“It also helps with professional development because publications are a requirement to advance from assistant professor to associate professor of clinical nursing. Publication in peer-reviewed journals is universally accepted as an indicator of scholarship among faculty.”

Mitchell Wharton, PhD, RN, FNP-BC, CNS, associate dean for equity and inclusion and associate professor of clinical nursing, and Susan Blaakman, PhD, RN, PMHNP-BC, FNAP, director of the Family Psychiatric Mental Health Nurse Practitioner program and professor of clinical nursing, were the inaugural recipients of the Writing for Publication Fellowship.

Wharton’s project,“Self-preservation strategies of young Black men who have sex with men to remain HIV negative,” was overseen by Ciurzynski and James McMahon, PhD, associate professor at UR School of Nursing. Blaakman was mentored by Jill Halterman, MD, MPH, professor of pediatrics at University of Rochester School of Medicine and Dentistry, and Maria Fagnano, MPH, associate director of clinical research at the University of Rochester Medical Center, for her project, “Understanding treatment motivation in urban teens with asthma.”

Lapinski—like most clinical faculty—never received significant preparation in writing for a peer-reviewed journal. She felt the Clinical Scholar Fellowship Program could be an opportunity to measure the effectiveness of proposed changes in the DEU on its sustainability. She reached out to Ciurzynski and together, they worked on the abstract to apply to the Clinical Scholar Fellowship Program.

Lapinski was approved as the first recipient of the clinical scholar fellowship program. She and Ciurzynski held monthly meetings to discuss areas for improvement in the DEU based on data and what outcomes to measure for value-added academic-practice collaboration.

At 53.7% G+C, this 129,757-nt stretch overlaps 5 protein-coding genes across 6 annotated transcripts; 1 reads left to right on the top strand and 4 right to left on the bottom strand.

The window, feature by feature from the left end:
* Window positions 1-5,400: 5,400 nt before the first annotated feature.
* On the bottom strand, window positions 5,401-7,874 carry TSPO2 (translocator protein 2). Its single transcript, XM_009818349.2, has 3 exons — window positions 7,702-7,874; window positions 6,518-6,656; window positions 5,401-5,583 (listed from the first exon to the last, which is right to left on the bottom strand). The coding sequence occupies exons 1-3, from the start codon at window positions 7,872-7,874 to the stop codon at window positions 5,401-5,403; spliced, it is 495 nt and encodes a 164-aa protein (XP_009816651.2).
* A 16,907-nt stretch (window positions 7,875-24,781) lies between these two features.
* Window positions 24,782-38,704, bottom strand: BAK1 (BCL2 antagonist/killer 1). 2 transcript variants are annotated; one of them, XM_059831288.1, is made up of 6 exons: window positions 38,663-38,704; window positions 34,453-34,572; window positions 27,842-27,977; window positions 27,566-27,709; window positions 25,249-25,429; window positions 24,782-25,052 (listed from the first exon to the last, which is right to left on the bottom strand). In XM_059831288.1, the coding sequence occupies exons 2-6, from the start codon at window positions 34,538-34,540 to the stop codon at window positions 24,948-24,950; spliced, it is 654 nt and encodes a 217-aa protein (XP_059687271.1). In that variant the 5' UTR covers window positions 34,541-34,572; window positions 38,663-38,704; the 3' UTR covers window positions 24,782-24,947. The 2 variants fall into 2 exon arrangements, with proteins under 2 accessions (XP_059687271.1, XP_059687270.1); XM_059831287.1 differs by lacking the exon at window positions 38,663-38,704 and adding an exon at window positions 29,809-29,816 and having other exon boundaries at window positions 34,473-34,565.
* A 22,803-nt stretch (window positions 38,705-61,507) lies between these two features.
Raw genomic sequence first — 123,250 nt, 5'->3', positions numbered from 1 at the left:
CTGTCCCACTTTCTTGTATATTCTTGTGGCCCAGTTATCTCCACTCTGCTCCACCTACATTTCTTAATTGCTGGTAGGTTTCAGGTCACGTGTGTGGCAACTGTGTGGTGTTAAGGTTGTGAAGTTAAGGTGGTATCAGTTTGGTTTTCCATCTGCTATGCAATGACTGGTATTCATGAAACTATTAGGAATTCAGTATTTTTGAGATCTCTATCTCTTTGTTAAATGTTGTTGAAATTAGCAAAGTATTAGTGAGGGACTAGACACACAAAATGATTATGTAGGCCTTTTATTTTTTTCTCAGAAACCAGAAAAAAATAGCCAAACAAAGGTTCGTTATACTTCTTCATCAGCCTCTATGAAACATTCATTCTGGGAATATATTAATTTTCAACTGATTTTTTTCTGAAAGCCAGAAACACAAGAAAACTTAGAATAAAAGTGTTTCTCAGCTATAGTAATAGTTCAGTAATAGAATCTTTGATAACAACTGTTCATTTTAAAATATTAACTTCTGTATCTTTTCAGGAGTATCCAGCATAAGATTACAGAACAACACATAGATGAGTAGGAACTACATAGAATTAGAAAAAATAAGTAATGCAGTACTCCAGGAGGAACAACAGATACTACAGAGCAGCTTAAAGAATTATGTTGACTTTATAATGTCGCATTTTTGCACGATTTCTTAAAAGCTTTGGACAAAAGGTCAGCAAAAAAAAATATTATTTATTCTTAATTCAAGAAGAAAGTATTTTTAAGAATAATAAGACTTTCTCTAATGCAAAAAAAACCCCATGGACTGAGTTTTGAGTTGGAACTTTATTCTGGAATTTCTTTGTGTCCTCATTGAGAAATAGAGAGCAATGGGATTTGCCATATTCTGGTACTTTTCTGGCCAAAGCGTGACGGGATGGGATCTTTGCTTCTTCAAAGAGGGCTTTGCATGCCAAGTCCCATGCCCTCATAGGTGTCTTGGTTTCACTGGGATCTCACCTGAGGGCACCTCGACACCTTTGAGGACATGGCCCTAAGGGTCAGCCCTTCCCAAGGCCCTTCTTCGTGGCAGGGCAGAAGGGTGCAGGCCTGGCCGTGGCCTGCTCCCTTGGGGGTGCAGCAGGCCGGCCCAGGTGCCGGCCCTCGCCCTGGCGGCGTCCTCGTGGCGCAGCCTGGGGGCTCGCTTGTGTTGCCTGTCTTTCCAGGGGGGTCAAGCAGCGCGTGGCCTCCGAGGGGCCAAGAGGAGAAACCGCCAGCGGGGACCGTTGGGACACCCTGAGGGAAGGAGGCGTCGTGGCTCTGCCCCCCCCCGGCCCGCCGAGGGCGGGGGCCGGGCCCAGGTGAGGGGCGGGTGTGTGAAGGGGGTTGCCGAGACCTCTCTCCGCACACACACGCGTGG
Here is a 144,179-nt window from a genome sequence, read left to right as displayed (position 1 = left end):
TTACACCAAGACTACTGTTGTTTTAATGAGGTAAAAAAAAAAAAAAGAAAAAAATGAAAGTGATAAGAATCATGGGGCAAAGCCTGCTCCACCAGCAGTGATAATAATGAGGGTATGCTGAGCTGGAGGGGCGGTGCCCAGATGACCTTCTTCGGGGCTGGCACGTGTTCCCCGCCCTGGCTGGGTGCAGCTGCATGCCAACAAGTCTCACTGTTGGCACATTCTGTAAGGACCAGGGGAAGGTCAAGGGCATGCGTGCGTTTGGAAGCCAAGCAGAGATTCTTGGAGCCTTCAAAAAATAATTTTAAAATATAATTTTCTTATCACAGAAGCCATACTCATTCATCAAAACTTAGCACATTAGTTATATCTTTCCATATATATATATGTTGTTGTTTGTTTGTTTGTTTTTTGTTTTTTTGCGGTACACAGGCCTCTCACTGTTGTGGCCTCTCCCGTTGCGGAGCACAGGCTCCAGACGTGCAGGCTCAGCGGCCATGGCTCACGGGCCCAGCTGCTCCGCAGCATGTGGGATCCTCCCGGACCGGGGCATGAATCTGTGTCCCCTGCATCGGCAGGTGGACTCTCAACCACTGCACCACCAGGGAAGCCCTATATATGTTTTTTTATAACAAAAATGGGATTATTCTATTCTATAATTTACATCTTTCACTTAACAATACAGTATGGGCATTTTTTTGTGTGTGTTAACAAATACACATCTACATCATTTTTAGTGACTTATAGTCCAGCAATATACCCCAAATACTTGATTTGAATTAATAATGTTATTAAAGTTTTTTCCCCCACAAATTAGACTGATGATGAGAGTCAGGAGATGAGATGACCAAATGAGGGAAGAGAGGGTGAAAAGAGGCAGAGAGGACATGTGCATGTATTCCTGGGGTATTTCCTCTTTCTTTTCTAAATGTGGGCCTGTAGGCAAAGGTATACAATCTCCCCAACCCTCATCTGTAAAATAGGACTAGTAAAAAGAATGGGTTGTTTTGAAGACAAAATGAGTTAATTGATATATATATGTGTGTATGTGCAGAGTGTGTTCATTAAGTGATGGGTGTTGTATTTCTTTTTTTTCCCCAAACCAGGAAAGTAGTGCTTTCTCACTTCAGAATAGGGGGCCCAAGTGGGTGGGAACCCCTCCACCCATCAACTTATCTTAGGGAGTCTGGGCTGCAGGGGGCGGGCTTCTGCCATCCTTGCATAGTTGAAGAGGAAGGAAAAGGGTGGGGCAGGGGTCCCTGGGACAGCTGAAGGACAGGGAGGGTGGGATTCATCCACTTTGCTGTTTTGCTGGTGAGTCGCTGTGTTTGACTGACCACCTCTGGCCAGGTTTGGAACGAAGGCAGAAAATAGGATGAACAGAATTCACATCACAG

Lapinski addressed the disparity between novice and advanced level students by selecting DEU students based on their prior academic achievement. Students will now participate in the DEU in their final semester for an extended clinical rotation to get better acquainted with the unit and their Student Nurse Instructors. Additionally, the nurse instructor-to-student ratio changed from 1:1 to 1:2 to accommodate all eight students on the DEU for the full 10 weeks.

Throughout a subsequent 12-month formative program evaluation, Lapinski collected data from three clinical cohorts using written evaluations and focus groups conducted with nursing students and Student Nurse Instructors.

The redesigned DEU elements received overwhelmingly positive feedback from nurses, students, and faculty. Participants reported increased collaboration between the academic and practice partners, improved communication between faculty and nurses, increased student satisfaction, and improved role preparation for the DEU nurses.

In September 2020, “Enhancing the sustainability of a Dedicated Education Unit: Overcoming obstacles and strengthening partnerships,” was published in the Journal of Professional Nursing.

“Jessica had the knowledge in her head and it was my job to help her figure out how we package it for dissemination. There’s probably a level of journalism that we normally don’t get educated in. It’s very rewarding to see somebody go from an idea in their head to then seeing their name in print,” said Ciurzynski.